Global Health and Cardiovascular Disease
The epidemic of noncommunicable diseases, including cardiovascular diseases (CVD), is the largest the world has ever known. In 2011, global heads of state joined together at the United Nations High Level Meeting to focus on noncommunicable diseases – the first time the United Nations focused on a health issue since the HIV/AIDS epidemic in 2001. We are faced with the ambitious target of reducing premature mortality from noncommunicable diseases by 25% by 2025. In our increasingly interconnected world, we must learn from challenges, celebrate successes, and share strategies in our fight against noncommunicable diseases.
Starting with this issue of Circulation, international health leaders will share their insights on the global burden of cardiovascular disease from different perspectives. Within this 12-article thematic review series, authors will describe critical elements relating to the global burden of CVD from several perspectives to present an overview of the field. The first several articles will focus on the epidemiology of CVD risk factors and of CVDs – including those specific to people living in extreme poverty. Next, a series of articles will focus on healthcare delivery strategies in regions in which the American Heart Association is becoming increasingly engaged: Brazil, China, India, and Africa. The following several articles will evaluate issues of health systems such as resource-effective strategies, access to essential CVD medicines, and the use of mobile health and other technologies. A global health ethics approach will be taken to evaluate the social determinants of cardiovascular diseases. To conclude the series, leaders will review the translation of the large body of evidence into effective, holistic, and forward-thinking international and national policies to drive action and reduce the global burden of CVDs.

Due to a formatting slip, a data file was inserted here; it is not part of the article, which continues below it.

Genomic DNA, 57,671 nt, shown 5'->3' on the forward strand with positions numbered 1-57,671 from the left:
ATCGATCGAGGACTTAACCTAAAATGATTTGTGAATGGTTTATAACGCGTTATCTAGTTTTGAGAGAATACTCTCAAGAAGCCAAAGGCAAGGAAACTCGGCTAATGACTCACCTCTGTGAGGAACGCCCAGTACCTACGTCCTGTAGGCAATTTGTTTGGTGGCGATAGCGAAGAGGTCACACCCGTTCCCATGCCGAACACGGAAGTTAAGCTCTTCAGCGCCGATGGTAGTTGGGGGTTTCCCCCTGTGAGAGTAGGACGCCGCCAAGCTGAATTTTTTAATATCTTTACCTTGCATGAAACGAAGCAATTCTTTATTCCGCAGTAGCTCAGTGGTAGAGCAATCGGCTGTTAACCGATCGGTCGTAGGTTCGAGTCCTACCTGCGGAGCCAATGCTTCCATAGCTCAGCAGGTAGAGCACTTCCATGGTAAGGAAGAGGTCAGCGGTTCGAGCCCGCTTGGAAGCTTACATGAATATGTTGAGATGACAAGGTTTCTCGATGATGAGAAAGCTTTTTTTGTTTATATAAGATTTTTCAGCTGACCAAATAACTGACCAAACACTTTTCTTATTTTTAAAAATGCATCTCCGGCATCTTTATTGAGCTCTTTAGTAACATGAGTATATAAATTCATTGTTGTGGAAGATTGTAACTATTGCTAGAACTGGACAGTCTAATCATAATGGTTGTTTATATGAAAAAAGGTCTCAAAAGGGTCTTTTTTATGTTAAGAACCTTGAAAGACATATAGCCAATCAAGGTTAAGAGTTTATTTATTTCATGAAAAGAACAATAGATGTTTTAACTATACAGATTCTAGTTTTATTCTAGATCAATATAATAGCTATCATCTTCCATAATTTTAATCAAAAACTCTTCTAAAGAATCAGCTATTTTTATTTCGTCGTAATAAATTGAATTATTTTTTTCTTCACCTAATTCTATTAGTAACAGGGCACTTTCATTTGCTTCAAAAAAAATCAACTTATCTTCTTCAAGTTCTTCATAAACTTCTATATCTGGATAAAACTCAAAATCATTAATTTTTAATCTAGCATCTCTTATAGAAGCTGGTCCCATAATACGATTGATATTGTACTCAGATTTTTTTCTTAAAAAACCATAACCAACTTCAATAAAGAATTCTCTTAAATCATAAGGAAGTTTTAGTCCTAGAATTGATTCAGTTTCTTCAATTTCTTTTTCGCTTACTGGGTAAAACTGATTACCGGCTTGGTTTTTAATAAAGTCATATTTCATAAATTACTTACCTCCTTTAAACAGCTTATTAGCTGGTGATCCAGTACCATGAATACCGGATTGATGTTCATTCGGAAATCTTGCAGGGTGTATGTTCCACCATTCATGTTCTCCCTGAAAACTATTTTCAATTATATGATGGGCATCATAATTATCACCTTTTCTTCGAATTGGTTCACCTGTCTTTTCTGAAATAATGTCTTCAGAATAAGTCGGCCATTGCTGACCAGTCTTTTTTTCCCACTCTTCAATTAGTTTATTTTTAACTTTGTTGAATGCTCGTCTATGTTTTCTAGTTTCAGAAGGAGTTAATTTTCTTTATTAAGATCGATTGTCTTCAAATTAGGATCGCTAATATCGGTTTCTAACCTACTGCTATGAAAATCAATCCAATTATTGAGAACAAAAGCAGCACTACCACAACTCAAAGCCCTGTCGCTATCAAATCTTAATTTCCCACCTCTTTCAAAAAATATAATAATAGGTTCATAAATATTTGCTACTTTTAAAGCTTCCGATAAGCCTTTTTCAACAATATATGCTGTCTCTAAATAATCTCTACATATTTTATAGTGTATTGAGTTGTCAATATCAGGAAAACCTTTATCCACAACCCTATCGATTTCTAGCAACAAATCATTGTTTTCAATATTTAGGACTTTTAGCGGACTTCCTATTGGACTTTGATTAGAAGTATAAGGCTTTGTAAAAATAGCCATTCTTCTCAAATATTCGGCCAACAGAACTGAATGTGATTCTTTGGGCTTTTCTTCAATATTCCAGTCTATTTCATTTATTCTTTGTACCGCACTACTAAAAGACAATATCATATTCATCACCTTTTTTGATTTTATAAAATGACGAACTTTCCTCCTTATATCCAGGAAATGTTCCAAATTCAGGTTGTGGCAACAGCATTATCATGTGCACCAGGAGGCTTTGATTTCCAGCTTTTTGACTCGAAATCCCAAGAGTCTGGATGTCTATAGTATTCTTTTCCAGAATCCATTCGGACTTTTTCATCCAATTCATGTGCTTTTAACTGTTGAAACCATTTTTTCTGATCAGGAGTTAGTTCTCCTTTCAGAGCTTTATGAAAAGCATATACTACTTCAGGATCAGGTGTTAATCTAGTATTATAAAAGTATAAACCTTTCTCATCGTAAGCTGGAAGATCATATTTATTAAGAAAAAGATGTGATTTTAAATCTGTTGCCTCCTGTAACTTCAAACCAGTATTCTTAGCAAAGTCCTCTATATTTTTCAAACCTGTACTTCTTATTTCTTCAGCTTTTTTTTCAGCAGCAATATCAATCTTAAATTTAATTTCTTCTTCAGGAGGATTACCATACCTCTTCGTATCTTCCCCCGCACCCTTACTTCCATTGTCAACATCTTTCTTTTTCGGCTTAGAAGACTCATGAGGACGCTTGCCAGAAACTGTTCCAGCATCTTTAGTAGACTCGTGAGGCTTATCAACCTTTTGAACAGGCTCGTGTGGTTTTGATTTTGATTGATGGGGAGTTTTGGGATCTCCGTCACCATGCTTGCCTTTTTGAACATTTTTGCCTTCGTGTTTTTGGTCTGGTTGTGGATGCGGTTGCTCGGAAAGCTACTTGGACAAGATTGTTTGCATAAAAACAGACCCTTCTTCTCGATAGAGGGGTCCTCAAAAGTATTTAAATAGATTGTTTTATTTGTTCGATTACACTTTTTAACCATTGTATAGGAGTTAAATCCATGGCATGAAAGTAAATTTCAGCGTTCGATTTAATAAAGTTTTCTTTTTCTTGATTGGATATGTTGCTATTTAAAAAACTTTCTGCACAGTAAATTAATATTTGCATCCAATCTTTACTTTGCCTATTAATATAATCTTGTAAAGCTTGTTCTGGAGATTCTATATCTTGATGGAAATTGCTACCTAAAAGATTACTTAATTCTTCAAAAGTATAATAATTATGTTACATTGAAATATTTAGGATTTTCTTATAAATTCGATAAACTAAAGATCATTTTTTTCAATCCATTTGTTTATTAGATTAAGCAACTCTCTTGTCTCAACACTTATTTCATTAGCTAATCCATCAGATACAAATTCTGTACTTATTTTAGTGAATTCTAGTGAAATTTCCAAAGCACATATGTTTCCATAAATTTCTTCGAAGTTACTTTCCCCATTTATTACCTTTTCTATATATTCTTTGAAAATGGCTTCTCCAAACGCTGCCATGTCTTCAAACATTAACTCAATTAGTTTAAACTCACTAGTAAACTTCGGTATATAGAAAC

We are thankful to the authors of the Circulation global burden of CVD series for their comprehensive vision on addressing the worldwide CVD epidemic by articulating the past and current state, and providing recommendations for the future.
Gene F. Kwan, MD, MPH
Emelia J. Benjamin, MD, ScM
- © 2015 American Heart Association, Inc.